Luckily, I have few additional cables and adapters so I tested them on the FiiO M11 and on the Aune S6 PRO using the balanced connection on both devices. Going balanced the biggest change is the separation of the notes and a much wider and spread out soundstage, it’s not taller, just left to right wider. FH7 is already super controlled sounding on the SE output and going balanced will not make them even tighter.

VIII. Comparisons

Who wants some interesting comparisons with previous FiiO flagship IEMs? Relax, I’ve got you covered and here we go.

FH7 vs FA7

When I was reviewing the FA7 I had the feeling of “almost there”, “almost perfect”, everything would start with “almost”, they were really nice, outstanding even on some parts but not extraordinary, they still had some quirks.

One of that is the base response, although going down the bass notes on FA7 didn’t have sustain, they had control but they would fade away too quickly. A Bass-guitar note doesn’t fade away quickly, it should leave a soft trail and on FA7 that was not happening, I was happy with them but not super happy.

Listening to Invisible Sun by The Prodigy I would not hear as vividly those 25 Hz vibrations; a shimmer would not pass through my spine, FA7 is not reaching Mariana Trench deep sub-bass levels.

Almost the same story repeats in the treble area, they were quite detailed and had the treble “almost” top-notch, still there were passages where I would not hear absolute detail and shimmer and some passages where a small drop in the mid-treble area will occur for a natural performance. That is a good thing for FA7 as they will not sound tiresome in the long run.

However, with FH7 there isn’t a drop in the mid-treble and I am even hearing few additional layers of treble information, a very pleasing experience to have.

With FH7 everything became perfect without an “almost” in front of it.

Now, comparing the size and materials, FA7 is slightly more comfortable as resin that is touching your ear is smoother and softer. However, FA7 has a longer nozzle and might even be more comfortable to others, if the FA7 shell was already pressing on your ear lobe, FH7 should not do that.

Both are made exceptionally well in terms of build quality and I don’t have any real complaints with any of them, but FA7 are looking just a bit extra juicy (colorful shells, clear resin, just yummy!).

FH7 vs FH5

I have used both with the same cable, same source and source material. Firing up No Surprises by Radiohead, I song that I adore and know very well. At 0:53 mark there is a tambourine that sounds a bit muffled on FH5, yet crystal clear and defined on FH7. Almost the same can be said about glockenspiel that is a bit muted on FH5 and full and vibrating on FH7. The bass line goes lower on FH7 and will have a longer sustain and control.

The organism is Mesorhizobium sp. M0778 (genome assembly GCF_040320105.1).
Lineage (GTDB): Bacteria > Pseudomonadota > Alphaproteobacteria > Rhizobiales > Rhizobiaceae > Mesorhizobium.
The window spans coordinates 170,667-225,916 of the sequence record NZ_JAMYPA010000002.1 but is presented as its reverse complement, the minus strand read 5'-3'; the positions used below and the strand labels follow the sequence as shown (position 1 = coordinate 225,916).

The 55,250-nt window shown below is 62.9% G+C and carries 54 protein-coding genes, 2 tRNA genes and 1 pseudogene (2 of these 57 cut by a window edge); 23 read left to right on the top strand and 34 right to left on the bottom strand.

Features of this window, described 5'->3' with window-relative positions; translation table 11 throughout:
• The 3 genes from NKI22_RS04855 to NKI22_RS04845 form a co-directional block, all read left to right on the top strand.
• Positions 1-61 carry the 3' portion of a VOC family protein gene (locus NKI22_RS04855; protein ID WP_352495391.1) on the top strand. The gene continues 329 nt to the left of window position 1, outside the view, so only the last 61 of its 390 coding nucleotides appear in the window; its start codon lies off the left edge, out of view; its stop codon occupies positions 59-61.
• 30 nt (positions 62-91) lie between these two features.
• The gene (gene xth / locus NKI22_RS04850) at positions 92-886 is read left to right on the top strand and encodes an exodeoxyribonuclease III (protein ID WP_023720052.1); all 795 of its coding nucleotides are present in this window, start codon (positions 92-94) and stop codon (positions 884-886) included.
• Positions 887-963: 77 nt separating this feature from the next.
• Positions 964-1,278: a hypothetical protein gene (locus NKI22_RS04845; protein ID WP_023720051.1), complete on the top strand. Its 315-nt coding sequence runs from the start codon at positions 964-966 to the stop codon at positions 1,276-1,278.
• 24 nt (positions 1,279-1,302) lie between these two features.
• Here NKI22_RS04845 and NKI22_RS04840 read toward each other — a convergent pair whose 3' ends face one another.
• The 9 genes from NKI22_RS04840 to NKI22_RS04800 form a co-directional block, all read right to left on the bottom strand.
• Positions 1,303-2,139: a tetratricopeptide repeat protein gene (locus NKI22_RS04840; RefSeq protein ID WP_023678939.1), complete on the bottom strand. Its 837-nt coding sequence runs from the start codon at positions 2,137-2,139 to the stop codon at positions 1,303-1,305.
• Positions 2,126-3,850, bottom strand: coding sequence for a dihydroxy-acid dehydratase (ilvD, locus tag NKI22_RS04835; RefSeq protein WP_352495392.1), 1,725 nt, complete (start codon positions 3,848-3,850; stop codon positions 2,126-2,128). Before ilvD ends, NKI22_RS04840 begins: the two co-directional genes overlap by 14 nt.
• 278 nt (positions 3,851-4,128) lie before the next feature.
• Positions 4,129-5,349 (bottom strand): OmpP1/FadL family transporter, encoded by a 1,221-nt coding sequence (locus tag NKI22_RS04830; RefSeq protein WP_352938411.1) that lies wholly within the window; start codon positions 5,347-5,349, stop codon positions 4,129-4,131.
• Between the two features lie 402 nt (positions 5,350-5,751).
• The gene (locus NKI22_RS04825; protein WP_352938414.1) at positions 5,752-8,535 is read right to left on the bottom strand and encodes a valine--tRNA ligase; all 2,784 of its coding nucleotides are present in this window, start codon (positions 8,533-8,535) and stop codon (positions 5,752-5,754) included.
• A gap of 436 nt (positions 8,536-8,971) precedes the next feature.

Firing up I.P.R. – Cartography the cymbals and double drums have a start, a small sustain and an end on FH7 with lots of details and shimmer. On FH5 cymbals have lower quality, a bit blurry sounding and are decaying faster.

There is no denying that FH7 just overall is a more detailed IEM and will extract much more information not only in the sub-bass but in the treble area as well.

Soundstage is clearly wider on FH7 and you have a better pin-point imaging where with FH5 everything happened in front of your face, FH5 has a narrower left to right soundstage.

The more I compare the two, the more I am falling in love with FH7.

Conclusion

Moving on into the conclusion I think FiiO did the right thing having a longer R&D time this time around, devoting mostly of it into fine tuning and balancing the frequency response.

Build quality is phenomenal, packaging is top class with a very wide selection of ear-tips. I mean I never seen such a wide selection of accessories inside the package.

Sound wise, FiiO really outdid themselves with this one as I never ever heard something better. Even those >1000 USD IEMs that I owned in the past or burrowed for weeks and months didn’t move me in such a way and didn’t lift my mood as much.

I think it’s time for me to say it: FH7 as a whole to me sounds unfu@k!ng-believable!

PROS:

  • Best packaging I’ve seen in an IEM, a wide variety of accessories
  • Awesome fit and finish, a very high-quality IEM
  • Godly tonal balance, there is nothing more or less than what’s on your recordings
  • Open wide soundstage, deep sounding as well
  • Probably the best sub-bass and bass performance I’ve heard in an IEM
  • Natural, smooth and soul reaching midrange
  • Excellent and wide treble response, no harshness, no grain, no nothing
  • Transparency and detail retrieval kings
  • Superb kick, slam and speed
  • Natural decay of the notes, with great sustain as well
  • Best price to performance ratio, I would not consider buying >1000 IEMs anymore

CONS:

  • No balanced cable in the package

ASSOCIATED EQUIPMENT:

  • DAPs: FiiO M11, X5 MKIII
  • DACs: Matrix X-Sabre PRO, Aune S6 PRO, Burson Playmate & Swing
  • Headphone amps: Headamp Gilmore Lite MK2, Pico Power, Erzetich Bacillus, Burson Playmate
  • Headphones: Quad ERA-1, Sennheiser HD660S, Momentum 2.0
  • IEMs: FiiO FH7, FA7, FH5

Overall score 94/100

Packaging & Accesories 97/100
Driveability 92/100
Resolution 94/100
Dynamics 96/100
Frequency Response 97/100
Stage Size 90/100
Comfort 92/100
Build Quality 95/100